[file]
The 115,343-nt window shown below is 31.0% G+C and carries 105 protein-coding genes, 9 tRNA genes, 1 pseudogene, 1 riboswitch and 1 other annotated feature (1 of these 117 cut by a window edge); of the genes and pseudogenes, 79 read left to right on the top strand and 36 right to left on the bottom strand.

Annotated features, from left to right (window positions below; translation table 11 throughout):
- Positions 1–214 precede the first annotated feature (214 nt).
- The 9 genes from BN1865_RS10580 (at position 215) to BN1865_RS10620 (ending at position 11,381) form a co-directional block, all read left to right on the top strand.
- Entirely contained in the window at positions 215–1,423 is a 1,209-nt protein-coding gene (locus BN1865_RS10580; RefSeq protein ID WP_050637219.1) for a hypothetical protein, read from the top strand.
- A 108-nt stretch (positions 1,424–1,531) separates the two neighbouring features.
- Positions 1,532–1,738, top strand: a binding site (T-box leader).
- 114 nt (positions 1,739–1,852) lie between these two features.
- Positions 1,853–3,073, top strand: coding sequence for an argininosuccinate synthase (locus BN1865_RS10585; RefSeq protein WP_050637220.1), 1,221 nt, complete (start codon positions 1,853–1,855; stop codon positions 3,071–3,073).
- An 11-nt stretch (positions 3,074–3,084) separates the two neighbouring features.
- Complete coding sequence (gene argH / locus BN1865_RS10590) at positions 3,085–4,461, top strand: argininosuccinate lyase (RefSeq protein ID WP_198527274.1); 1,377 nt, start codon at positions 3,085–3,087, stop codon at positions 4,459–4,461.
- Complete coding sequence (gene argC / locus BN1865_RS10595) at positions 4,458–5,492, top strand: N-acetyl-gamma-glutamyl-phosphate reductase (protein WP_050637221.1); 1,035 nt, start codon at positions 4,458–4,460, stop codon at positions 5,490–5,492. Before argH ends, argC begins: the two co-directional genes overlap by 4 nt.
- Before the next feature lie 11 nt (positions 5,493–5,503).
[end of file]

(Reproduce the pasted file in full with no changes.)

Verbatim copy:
The 115,343-nt window shown below is 31.0% G+C and carries 105 protein-coding genes, 9 tRNA genes, 1 pseudogene, 1 riboswitch and 1 other annotated feature (1 of these 117 cut by a window edge); of the genes and pseudogenes, 79 read left to right on the top strand and 36 right to left on the bottom strand.

Annotated features, from left to right (window positions below; translation table 11 throughout):
- Positions 1–214 precede the first annotated feature (214 nt).
- The 9 genes from BN1865_RS10580 (at position 215) to BN1865_RS10620 (ending at position 11,381) form a co-directional block, all read left to right on the top strand.
- Entirely contained in the window at positions 215–1,423 is a 1,209-nt protein-coding gene (locus BN1865_RS10580; RefSeq protein ID WP_050637219.1) for a hypothetical protein, read from the top strand.
- A 108-nt stretch (positions 1,424–1,531) separates the two neighbouring features.
- Positions 1,532–1,738, top strand: a binding site (T-box leader).
- 114 nt (positions 1,739–1,852) lie between these two features.
- Positions 1,853–3,073, top strand: coding sequence for an argininosuccinate synthase (locus BN1865_RS10585; RefSeq protein WP_050637220.1), 1,221 nt, complete (start codon positions 1,853–1,855; stop codon positions 3,071–3,073).
- An 11-nt stretch (positions 3,074–3,084) separates the two neighbouring features.
- Complete coding sequence (gene argH / locus BN1865_RS10590) at positions 3,085–4,461, top strand: argininosuccinate lyase (RefSeq protein ID WP_198527274.1); 1,377 nt, start codon at positions 3,085–3,087, stop codon at positions 4,459–4,461.
- Complete coding sequence (gene argC / locus BN1865_RS10595) at positions 4,458–5,492, top strand: N-acetyl-gamma-glutamyl-phosphate reductase (protein WP_050637221.1); 1,035 nt, start codon at positions 4,458–4,460, stop codon at positions 5,490–5,492. Before argH ends, argC begins: the two co-directional genes overlap by 4 nt.
- Before the next feature lie 11 nt (positions 5,493–5,503).